Fiscal 2010-’11 first-quarter revenues for the Town of Marana exceeded expenses by $1.9 million, with income close to expectations, Finance Director Erik Montague told the town council Nov. 16.

From that $1.9 million, Marana expects to use $1.3 million to satisfy debt service in December, Montague told the council. The remainder would be used once budgeted one-time projects and programs are completed, he said in a release.

As compared to the same period a year ago, collections in the general fund for the first quarter that began July 1 are up 5.05 percent, Montague said. Receipts for the quarter totaled $4.8 million, 25.5 percent of Marana’s budgeted expectation.

Town expenditures are at 17.8 percent of budget projections.

“Town departments have done an excellent job managing their programs and responsibilities,” Town Manager Gilbert Davidson said in the release. “We have been proactive in regard to our fiscal affairs, and have positioned ourselves strategically for the future.”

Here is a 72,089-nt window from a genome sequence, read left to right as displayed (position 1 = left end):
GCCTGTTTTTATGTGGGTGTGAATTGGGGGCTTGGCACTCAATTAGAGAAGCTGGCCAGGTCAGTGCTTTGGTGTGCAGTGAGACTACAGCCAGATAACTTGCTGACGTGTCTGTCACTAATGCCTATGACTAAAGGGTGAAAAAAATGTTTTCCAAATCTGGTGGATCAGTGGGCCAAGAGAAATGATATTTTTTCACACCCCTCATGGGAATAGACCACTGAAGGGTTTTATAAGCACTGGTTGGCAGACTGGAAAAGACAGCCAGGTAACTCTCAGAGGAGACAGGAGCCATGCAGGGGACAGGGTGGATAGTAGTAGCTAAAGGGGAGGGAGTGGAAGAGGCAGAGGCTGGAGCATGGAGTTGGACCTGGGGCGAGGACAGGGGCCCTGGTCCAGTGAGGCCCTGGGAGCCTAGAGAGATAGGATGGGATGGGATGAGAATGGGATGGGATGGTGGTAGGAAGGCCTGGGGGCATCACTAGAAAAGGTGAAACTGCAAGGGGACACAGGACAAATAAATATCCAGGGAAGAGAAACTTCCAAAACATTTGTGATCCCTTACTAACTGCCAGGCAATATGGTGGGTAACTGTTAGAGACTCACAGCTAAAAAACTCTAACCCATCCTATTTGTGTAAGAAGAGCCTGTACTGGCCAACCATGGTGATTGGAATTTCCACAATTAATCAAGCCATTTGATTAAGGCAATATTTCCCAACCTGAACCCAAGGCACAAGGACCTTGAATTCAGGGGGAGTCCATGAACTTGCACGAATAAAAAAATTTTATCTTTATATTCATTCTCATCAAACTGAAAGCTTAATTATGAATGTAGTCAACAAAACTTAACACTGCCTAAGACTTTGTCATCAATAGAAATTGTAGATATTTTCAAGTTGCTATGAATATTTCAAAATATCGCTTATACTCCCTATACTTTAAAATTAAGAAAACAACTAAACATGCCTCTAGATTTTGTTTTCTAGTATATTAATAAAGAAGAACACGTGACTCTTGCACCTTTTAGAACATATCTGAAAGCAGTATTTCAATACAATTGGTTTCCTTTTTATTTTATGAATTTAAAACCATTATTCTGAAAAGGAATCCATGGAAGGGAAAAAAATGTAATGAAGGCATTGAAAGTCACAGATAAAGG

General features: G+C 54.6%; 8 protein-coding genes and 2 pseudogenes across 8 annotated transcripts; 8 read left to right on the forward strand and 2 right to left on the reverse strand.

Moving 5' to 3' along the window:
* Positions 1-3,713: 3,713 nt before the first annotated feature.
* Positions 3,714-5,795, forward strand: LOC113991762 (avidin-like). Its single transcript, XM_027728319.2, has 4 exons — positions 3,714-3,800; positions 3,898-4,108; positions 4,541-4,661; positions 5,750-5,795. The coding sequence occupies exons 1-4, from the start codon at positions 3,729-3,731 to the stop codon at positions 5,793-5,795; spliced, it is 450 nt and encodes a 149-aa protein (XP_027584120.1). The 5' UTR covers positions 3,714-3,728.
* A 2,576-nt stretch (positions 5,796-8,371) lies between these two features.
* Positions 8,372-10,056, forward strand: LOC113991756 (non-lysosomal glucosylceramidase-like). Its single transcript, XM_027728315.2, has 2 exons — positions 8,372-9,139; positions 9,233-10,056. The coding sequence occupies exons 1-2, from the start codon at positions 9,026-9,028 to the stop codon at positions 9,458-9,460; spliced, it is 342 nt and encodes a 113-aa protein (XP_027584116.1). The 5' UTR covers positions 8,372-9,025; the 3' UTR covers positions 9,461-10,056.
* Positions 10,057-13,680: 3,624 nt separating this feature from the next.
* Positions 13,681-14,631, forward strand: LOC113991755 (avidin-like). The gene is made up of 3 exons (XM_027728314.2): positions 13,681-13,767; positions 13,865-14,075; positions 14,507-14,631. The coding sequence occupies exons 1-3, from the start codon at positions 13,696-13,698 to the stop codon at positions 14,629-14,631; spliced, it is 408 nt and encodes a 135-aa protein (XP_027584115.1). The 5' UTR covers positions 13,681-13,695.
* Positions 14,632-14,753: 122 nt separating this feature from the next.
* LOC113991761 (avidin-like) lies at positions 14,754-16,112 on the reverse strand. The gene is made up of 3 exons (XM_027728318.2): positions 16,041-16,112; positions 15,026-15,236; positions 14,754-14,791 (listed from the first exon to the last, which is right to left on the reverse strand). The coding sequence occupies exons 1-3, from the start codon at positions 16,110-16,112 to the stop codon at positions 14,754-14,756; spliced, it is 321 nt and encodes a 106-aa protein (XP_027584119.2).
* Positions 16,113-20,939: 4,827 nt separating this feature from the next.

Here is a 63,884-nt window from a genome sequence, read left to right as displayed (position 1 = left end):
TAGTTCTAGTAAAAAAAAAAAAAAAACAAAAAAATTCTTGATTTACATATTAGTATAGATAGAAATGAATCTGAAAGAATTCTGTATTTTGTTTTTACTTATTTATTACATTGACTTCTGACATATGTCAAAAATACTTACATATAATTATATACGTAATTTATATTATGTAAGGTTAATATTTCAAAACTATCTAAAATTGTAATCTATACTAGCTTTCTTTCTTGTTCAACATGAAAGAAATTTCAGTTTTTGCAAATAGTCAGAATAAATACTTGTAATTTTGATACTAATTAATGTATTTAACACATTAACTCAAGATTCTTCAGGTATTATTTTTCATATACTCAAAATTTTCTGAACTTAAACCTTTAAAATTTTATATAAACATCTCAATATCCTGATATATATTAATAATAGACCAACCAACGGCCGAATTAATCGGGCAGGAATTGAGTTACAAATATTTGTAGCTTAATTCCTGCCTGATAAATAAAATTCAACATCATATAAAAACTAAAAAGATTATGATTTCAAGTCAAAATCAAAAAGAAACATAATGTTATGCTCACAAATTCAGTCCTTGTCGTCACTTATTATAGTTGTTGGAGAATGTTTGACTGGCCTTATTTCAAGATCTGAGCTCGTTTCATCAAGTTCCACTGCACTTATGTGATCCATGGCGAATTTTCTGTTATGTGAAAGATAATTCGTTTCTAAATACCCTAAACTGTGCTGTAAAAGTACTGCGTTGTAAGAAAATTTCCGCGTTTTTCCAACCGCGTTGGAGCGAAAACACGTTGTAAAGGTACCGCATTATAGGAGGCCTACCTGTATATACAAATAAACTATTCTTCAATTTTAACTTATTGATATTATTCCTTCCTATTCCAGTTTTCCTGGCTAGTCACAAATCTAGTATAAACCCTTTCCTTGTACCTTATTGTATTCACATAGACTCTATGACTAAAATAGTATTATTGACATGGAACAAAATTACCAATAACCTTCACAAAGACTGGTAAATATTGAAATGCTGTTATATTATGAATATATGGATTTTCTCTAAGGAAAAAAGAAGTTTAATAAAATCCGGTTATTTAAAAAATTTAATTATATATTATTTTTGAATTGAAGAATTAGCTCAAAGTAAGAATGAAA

The town has been “very responsive in managing our budget over several cycles,” Montague told the council.

Marana’s general fund has three major sources – sales tax revenues, accounting for two-thirds of its money; state-shared revenue, 20 percent; and licenses and permits, 6 percent.

Marana’s construction sales tax revenue is down 4.84 percent.

Retail sales tax revenue is up .22 of 1 percent. That growth is “pretty anemic,” Montague said, “but I’ll take it. It is a positive growth, which is reassuring.”

Restaurant sales tax revenues are up 10.49 percent in comparison to the first quarter a year ago.

State-shared revenues reached $1.4 million for the quarter, 24.5 percent of the budgeted sum. State-shared sales tax revenues were “slightly off,” Montague said.

Marana has seen an increase over expectation in revenue from new single-family residences, Montague said. It budgeted impact fee income from 200 new single-family homes during the fiscal year that began July 1. In the first quarter alone, 90 permits were pulled.

Montague said Arizona is bracing for a shortfall of $825 million in the fiscal year that begins July 1, 2011, and an anticipated shortfall of $1.4 billion the following year.

“It’s anticipated to be a long recovery,” Montague said.

State financial struggles may impact local governments, he said. “We must make sure decision-makers are aware of the importance of those revenue streams to us,” Montague continued.

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